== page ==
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FOG! Chats With Jess Nevins About His Book, ‘The Evolution of The Costumed Avenger: The 4,000-Year History of the Superhero’

One part librarian.  One part researcher.  One part writer.  One part obsessive genius.

That’s probably the easiest way to describe the work of Jess Nevins.  His passions have resulted in reference works that immediately belong in the personal libraries of the pop culture and pulp culture obsessed. His latest book, The Evolution of The Costumed Avenger: The 4,000-Year History of the Superhero is an unprecedented detailed history and development of the superhero. 

Jess took some time to discuss the book, heroic archetypes and his upcoming projects.

*  *  *  *  *

FOG!: I think I first became aware of your work through your Kingdom Come and later League of Extraordinary Gentlemen annotations. What inspired not only those projects, but also the continuing titles that you covered?

Jess Nevins: I’ve always been a list-maker. It’s a temperament thing. I can never remember all the things that I want to remember, so I make lists. Before I did the comic book annotations, I ran a very successful Hollywood gossip web site that was essentially one giant list of gossip. Before that, I made lists of other things that interested me that weren’t covered elsewhere—notes toward books I’ll never write.

So when something catches my eye and interests me that I know I won’t remember all the details of, I inevitably end up making a list of it. (It could be argued I’m OCD in that regard). It was a natural thing to combine that with my love of comics and literature. I’m just fortunate that other people were interested in what I wrote.

Alan Moore filled the various LOEG with one obscure reference after another. At any point, did you feel that the work just being overstuffed with Easter Eggs, or do you think Moore genuinely intended that level of detail.

Well, first off, a lot of the detail comes from Kevin O’Neill—most of those visual-only walk-on cameos are O’Neill’s rather than Moore’s.

But to your question: I think Moore intended that level of detail, yeah. He wants the series, as he’s said, to incorporate everything from the world of fiction, and he’s taking advantage of the format of the comic book series to make a fiction mosaic.

I think part of your question, though, or perhaps just the inevitable follow-up, is whether or not the focus on the Easter Eggs detracts from the story.

That’s a personal judgment, of course, but I think there has been a point or two where the lure of Easter Egging perhaps overwhelmed Moore and O’Neill’s story sense.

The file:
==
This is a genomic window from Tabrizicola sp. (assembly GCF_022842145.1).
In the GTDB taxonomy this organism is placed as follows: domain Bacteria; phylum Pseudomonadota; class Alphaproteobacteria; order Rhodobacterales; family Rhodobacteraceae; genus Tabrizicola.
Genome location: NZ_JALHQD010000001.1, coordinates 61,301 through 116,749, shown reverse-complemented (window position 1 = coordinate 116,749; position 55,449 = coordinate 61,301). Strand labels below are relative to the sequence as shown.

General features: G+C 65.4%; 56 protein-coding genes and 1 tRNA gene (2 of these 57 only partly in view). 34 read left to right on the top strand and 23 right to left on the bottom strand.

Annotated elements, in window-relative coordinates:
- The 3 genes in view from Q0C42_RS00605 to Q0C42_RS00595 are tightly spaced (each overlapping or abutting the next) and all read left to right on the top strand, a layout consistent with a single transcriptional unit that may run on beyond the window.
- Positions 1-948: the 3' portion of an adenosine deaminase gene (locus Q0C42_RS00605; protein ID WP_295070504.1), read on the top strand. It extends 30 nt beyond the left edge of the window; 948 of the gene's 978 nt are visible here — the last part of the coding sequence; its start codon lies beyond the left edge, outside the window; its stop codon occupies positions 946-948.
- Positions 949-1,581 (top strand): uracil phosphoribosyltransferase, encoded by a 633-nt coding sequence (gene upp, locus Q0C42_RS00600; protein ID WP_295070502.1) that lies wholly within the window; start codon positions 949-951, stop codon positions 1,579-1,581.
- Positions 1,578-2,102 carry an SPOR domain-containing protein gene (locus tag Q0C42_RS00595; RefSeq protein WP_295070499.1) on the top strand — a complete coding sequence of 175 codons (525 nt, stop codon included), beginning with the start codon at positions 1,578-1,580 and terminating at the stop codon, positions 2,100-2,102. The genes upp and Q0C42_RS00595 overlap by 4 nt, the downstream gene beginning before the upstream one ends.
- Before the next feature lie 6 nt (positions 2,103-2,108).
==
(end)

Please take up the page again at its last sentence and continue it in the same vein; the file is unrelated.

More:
Your next big project was The Encyclopedia of Fantastic Victoriana. What was the genesis of that project?

It really began as me making a list of characters that weren’t covered (yet) in LOEG—me wanting to get ahead of the annotation-making as much as possible. But I quickly discovered that there was a lot more to Victorian literature than I’d thought, that the books rewarded a close reading or in some cases rereading, and that perhaps I had something interesting to say about them.

After a while, somewhere around the 250,000th word, I realized that I had more than just the content for a large web site on my hands, that I had the makings of a book—and, better still, a book I’d want to read.

I’ve long belonged to the Disraeli school of thought that if I want to read a book, I write one. I write the books I want to read. A book delving into the genres and arcana and obscurities of Victorian popular literature? Sign me up for that!

The result was pretty good, I think.

Much of the work that you cover have decade after decade of material. What is your research process?

I begin by finding the most recent work on a subject, and then I bibliography surf—I see what books that author used, and then read them. And so on backwards and backwards, if I have to. I also use academic databases, like JSTOR—I’m an academic librarian, so I have access to resources a lot of people don’t. I do a lot of searching in those databases, and in places like Google Scholar and

After I’ve compiled enough research material—and a lot of times bibliography surfing just yields many books saying the same thing in different ways—I start writing. It’s a work-intensive way to go about doing things, but it’s the only way I know how to do things.